When your marketing is aligned, it feels like sales come easily. When marketing is off, business is difficult, we are always trying to chase another customer in order to stay ahead of the tax man and the bill collector.
If your marketing is going great, you have probably succeeded at these three goals. If your marketing and sales are aligned like the leaning tower of Pisa , miraculously keeping your business afloat and you have no idea why, you might need to look at these goals a little more closely. On the other hand, if your marketing and sales pipeline is as dry as the Sahara in July, you really need to consider these three fundamental marketing goals.
To start a business, you need one customer. To start marketing, you need an audience. Have you defined who you are speaking to? The temptation for many marketers and business owners is to speak to ourselves, and this will only get you so far. You have an audience, and they might not interact with your brand in the same way you do.
Set a goal that you will discover your audience and build it. The right 10 customers can be the difference between profit and bankruptcy. When you are defining this SMART goal, you need to ask who can benefit from your service, product, and knowledge. Then you need to identify the size of that audience and how you will be able to reach them in a measurable timeframe.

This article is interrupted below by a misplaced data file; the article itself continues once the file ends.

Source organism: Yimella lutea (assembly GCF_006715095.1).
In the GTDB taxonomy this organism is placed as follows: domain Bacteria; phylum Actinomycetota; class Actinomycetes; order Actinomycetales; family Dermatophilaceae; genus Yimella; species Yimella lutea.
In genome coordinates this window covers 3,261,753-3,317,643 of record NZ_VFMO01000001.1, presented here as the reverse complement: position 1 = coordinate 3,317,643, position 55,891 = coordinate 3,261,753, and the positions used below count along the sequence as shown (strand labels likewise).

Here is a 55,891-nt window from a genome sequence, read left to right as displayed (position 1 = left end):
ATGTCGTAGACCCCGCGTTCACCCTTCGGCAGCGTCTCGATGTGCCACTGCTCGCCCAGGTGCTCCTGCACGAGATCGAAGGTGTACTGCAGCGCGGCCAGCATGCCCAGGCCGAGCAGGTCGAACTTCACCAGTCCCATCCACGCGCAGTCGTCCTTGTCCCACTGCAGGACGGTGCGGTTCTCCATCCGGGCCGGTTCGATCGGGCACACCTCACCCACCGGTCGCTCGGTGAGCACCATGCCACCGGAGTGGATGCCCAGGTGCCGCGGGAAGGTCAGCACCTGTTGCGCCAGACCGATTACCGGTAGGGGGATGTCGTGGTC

Brand identity, what makes you you, is as important as audience building if for the sole reason that you cannot connect with an audience if you are a nonentity. What makes your business unique? The more of a generalist you are, the more difficult this can be.
If you do not have a clear differentiated identity (something different from others), then take the time to think about your audience and how you can focus your identity in a way that connects with them. What do you provide in this specific segment of the market that is unique? How can you build that as an identity?
Finally, you need to constantly set, measure, and improve your distribution systems. What does it cost to acquire a customer? What does it cost to deliver products, services, and knowledge to that customer? If you do not have these numbers, that is your first goal: get the numbers.
Once you have an understanding of your distribution channels and costs, then you keep measuring and set goals to improve them.
Over To You
Now, what goals do you find most valuable in your business? What questions do you have about marketing, business, or sales? Leave me a comment below so that I can know how to better serve you.